News and Commentary Archive

Explore recent scientific discoveries and news as well as CLBB events, commentary, and press.

Mission

The speed of technology in neuroscience as it impacts ethical and just decisions in the legal system needs to be understood by lawyers, judges, public policy makers, and the general public. The Massachusetts General Hospital Center for Law, Brain, and Behavior is an academic and professional resource for the education, research, and understanding of neuroscience and the law. Read more

In Alzheimer’s Cases, Financial Ruin and Abuse Are Always Lurking

By Paul Sullivan | January 30, 2015 | The New York Times “Your Money” “Wealth Matters”

Midway through the film “Still Alice,” which tracks the growing grip of Alzheimer’s on a 50-something Columbia University professor, that professor, played by Julianne Moore, stands at a lectern to address an Alzheimer’s conference. She is holding a yellow highlighter and a copy of her speech.

She proceeds to talk about her struggles with the disease and how she never knows what will vanish from her memory and when. It’s a lucid, affecting talk, and the viewer would be hard pressed to know anything was wrong with her, if not for the highlighter. She uses it to track her every word so she doesn’t read the same sentence over and over again.

For anyone who has ever watched a family member disappear into Alzheimer’s, Ms. Moore’s performance is gripping, particularly as her tricks to stall her decline inevitably fail and the later stages of the disease consume her. Yet the movie is also a great vessel to explore many of the financial issues that families need to address when someone is diagnosed with Alzheimer’s or any other disease that causes cognitive impairment.

Continue reading »

When Frontotemporal Dementia Leads to Crime—Prosecution or Protection?

By Jessica Shugart | Alz Forum | January 13, 2015

For some, it starts with stealing candy. For others, it’s a reckless car crash, or a sudden penchant to urinate in public. The type of incident varies, but according to a study published January 5 in JAMA Neurology, more than a third of people with frontotemporal dementia (FTD) act out criminal behaviors. In some cases, the odd conduct is the first clear signal to their loved ones that something is way off. Led by Bruce Miller at the University of California, San Francisco, the study also reported bad behavior in people with Alzheimer’s and Huntington’s diseases; however, those patients’ misconduct tended to surface later in the disease and to a lesser degree than it did in people with FTD. The study raises questions about how the criminal justice system should handle people with FTD and, even more pressingly, concerns about the plight of undiagnosed patients who may be languishing in prisons or on the streets. Continue reading »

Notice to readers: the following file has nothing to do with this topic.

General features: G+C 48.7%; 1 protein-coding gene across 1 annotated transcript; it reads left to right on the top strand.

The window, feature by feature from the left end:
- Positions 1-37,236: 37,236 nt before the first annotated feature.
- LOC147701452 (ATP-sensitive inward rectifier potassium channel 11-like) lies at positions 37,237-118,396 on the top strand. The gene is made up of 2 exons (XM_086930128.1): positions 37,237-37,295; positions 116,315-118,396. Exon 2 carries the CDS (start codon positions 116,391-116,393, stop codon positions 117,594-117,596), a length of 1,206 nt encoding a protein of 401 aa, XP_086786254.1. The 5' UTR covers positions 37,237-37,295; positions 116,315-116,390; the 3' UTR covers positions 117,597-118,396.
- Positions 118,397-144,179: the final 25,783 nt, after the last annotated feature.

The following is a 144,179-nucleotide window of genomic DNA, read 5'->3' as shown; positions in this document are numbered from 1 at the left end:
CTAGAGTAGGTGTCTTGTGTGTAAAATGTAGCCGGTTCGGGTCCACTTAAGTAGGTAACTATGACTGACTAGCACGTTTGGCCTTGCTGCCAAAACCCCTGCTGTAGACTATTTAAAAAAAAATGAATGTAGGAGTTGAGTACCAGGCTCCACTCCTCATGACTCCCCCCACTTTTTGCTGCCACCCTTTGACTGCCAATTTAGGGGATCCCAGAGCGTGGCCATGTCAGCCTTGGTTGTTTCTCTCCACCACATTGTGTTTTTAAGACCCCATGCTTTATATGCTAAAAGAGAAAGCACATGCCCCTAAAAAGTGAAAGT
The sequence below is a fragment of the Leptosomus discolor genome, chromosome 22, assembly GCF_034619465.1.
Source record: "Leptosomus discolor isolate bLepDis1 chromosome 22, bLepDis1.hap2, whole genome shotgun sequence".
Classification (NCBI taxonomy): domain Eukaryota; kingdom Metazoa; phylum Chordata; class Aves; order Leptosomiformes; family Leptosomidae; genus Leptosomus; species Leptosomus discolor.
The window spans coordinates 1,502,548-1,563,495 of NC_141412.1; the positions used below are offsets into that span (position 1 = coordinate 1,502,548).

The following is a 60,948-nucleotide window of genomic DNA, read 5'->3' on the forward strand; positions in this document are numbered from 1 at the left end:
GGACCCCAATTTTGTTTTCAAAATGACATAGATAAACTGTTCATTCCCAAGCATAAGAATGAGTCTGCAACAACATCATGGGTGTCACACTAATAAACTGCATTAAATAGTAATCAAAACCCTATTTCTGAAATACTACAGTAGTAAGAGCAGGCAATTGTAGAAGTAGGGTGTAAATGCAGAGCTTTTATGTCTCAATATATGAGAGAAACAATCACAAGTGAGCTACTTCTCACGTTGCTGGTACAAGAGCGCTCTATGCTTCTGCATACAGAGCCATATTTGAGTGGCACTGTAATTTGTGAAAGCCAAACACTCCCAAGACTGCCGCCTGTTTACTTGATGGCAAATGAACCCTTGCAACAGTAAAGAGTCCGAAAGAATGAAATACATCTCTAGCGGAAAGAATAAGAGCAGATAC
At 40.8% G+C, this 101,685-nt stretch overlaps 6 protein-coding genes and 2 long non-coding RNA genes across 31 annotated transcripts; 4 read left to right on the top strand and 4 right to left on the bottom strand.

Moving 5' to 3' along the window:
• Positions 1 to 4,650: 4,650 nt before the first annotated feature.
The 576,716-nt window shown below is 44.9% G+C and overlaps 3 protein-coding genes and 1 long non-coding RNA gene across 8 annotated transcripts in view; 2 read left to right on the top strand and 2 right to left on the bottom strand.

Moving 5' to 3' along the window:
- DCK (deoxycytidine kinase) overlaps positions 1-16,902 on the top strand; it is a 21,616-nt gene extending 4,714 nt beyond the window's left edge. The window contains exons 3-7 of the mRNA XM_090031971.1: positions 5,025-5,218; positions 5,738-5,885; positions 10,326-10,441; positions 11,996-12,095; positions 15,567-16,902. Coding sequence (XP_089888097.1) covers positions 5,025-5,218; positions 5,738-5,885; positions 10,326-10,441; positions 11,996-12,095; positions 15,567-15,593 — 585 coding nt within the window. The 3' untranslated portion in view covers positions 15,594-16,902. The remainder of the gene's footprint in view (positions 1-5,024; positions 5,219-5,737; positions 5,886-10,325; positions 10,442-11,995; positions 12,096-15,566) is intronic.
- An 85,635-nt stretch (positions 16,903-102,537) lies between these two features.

Giving Back By Promoting Alzheimer’s Awareness

Bruce H. Price, M.D. and Meredith Vieira at the Harvard Alzheimer’s Symposium

On Saturday, September 28, 2013, CLBB co-director Bruce Price, M.D. was one of the featured speakers at the first annual Harvard Alzheimer’s Symposium. Sponsored by the Harvard College Alzheimer’s Buddies program and hosted by television personality Meredith Vieira, the event brought together experts, those affected by the illness, and students.

“The Harvard Alzheimer’s Symposium is not just an effort to raise awareness, but also an effort to turn that awareness into active contribution in the fight against Alzheimer’s Disease,” Vieira said.

According to Harvard Medical School professor Ruth Kandel, Alzheimer’s disease is the sixth leading cause of death in the U.S., affecting about 5.4 million Americans, or one in nine elderly people.

CLBB is actively at work on ways to protect those in the early stages of Alzheimer’s disease and other dementing illness, like Parkinson’s Disease, from financial fraud and other forms of abuse.

Alzheimer’s Buddies is an organization that pairs high school and college students with patients suffering from dementia.